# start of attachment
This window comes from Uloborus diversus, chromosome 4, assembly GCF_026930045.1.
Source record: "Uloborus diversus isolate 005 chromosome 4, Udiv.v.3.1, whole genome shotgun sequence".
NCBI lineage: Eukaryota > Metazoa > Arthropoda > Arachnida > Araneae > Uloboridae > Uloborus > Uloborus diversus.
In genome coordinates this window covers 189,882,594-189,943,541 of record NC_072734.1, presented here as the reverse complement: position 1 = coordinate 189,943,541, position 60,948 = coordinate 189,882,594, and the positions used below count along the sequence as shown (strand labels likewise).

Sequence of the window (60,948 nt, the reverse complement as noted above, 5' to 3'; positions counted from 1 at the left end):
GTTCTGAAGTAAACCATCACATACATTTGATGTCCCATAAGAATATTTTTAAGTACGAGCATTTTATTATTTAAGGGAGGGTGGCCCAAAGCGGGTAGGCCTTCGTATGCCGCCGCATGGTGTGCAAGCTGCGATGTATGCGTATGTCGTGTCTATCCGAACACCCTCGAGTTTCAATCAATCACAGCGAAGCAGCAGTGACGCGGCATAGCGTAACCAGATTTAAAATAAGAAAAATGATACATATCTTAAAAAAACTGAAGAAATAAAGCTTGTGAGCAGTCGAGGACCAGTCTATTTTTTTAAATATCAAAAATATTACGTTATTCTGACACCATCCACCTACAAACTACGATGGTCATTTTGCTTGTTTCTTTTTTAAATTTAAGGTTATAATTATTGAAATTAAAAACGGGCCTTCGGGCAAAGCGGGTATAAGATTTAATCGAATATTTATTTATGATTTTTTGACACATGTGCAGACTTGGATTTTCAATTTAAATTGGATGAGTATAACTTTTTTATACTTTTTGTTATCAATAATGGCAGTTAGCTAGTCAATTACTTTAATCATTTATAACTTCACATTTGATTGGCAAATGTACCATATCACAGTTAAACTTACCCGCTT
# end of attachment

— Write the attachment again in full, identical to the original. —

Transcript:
This window comes from Uloborus diversus, chromosome 4, assembly GCF_026930045.1.
Source record: "Uloborus diversus isolate 005 chromosome 4, Udiv.v.3.1, whole genome shotgun sequence".
NCBI lineage: Eukaryota > Metazoa > Arthropoda > Arachnida > Araneae > Uloboridae > Uloborus > Uloborus diversus.
In genome coordinates this window covers 189,882,594-189,943,541 of record NC_072734.1, presented here as the reverse complement: position 1 = coordinate 189,943,541, position 60,948 = coordinate 189,882,594, and the positions used below count along the sequence as shown (strand labels likewise).

Sequence of the window (60,948 nt, the reverse complement as noted above, 5' to 3'; positions counted from 1 at the left end):
GTTCTGAAGTAAACCATCACATACATTTGATGTCCCATAAGAATATTTTTAAGTACGAGCATTTTATTATTTAAGGGAGGGTGGCCCAAAGCGGGTAGGCCTTCGTATGCCGCCGCATGGTGTGCAAGCTGCGATGTATGCGTATGTCGTGTCTATCCGAACACCCTCGAGTTTCAATCAATCACAGCGAAGCAGCAGTGACGCGGCATAGCGTAACCAGATTTAAAATAAGAAAAATGATACATATCTTAAAAAAACTGAAGAAATAAAGCTTGTGAGCAGTCGAGGACCAGTCTATTTTTTTAAATATCAAAAATATTACGTTATTCTGACACCATCCACCTACAAACTACGATGGTCATTTTGCTTGTTTCTTTTTTAAATTTAAGGTTATAATTATTGAAATTAAAAACGGGCCTTCGGGCAAAGCGGGTATAAGATTTAATCGAATATTTATTTATGATTTTTTGACACATGTGCAGACTTGGATTTTCAATTTAAATTGGATGAGTATAACTTTTTTATACTTTTTGTTATCAATAATGGCAGTTAGCTAGTCAATTACTTTAATCATTTATAACTTCACATTTGATTGGCAAATGTACCATATCACAGTTAAACTTACCCGCTT